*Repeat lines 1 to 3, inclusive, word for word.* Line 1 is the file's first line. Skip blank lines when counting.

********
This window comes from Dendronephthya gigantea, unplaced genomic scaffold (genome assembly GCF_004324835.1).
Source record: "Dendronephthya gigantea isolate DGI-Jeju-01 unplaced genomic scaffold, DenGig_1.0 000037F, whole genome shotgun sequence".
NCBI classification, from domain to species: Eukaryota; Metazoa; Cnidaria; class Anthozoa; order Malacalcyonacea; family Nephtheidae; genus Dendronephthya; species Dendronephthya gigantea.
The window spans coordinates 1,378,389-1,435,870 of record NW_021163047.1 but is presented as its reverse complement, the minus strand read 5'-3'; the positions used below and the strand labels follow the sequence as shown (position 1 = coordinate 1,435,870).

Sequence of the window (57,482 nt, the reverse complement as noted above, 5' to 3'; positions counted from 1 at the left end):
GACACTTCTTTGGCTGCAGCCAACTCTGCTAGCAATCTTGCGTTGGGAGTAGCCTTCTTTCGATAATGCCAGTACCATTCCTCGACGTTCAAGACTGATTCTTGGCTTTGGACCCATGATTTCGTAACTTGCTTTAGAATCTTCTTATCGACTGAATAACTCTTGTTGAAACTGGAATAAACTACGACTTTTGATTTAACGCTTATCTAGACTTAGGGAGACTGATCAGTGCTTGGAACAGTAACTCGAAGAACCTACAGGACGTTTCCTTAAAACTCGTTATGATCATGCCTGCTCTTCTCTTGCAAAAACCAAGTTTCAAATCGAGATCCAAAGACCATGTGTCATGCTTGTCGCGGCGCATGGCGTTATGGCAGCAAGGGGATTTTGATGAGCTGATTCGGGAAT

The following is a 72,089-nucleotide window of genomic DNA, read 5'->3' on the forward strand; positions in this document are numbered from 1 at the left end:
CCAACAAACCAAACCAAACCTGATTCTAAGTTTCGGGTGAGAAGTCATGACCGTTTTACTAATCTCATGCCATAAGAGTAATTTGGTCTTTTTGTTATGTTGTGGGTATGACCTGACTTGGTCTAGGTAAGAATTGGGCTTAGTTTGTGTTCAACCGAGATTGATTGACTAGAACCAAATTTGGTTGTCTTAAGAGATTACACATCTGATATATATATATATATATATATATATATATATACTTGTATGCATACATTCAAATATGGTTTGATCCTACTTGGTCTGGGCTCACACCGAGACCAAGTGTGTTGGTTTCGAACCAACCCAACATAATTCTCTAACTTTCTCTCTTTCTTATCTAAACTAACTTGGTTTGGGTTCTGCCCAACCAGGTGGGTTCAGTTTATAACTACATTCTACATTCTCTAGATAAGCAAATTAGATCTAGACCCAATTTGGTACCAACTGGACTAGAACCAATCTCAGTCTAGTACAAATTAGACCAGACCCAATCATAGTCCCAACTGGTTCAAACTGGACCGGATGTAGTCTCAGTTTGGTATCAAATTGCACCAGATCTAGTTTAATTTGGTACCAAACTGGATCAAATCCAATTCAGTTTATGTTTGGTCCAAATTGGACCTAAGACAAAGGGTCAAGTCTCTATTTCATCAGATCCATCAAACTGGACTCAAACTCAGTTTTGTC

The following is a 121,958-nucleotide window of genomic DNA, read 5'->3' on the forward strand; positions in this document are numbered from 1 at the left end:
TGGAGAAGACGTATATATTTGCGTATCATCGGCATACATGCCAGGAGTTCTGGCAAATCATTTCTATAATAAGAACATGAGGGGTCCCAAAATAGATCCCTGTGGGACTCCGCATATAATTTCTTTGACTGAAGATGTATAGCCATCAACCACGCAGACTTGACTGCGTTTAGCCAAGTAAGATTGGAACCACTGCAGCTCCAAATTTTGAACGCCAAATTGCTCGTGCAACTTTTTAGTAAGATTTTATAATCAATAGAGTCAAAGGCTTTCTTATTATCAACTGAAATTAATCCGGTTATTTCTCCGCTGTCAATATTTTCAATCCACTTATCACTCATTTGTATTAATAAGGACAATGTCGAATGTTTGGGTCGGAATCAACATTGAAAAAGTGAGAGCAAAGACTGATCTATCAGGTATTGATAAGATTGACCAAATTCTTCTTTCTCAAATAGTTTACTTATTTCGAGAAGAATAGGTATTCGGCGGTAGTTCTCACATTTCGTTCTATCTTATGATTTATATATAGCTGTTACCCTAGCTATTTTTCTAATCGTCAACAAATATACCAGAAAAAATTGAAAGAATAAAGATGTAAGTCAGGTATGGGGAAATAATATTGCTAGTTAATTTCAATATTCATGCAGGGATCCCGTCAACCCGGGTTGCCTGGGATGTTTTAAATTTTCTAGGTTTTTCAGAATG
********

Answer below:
This window comes from Dendronephthya gigantea, unplaced genomic scaffold (genome assembly GCF_004324835.1).
Source record: "Dendronephthya gigantea isolate DGI-Jeju-01 unplaced genomic scaffold, DenGig_1.0 000037F, whole genome shotgun sequence".
NCBI classification, from domain to species: Eukaryota; Metazoa; Cnidaria; class Anthozoa; order Malacalcyonacea; family Nephtheidae; genus Dendronephthya; species Dendronephthya gigantea.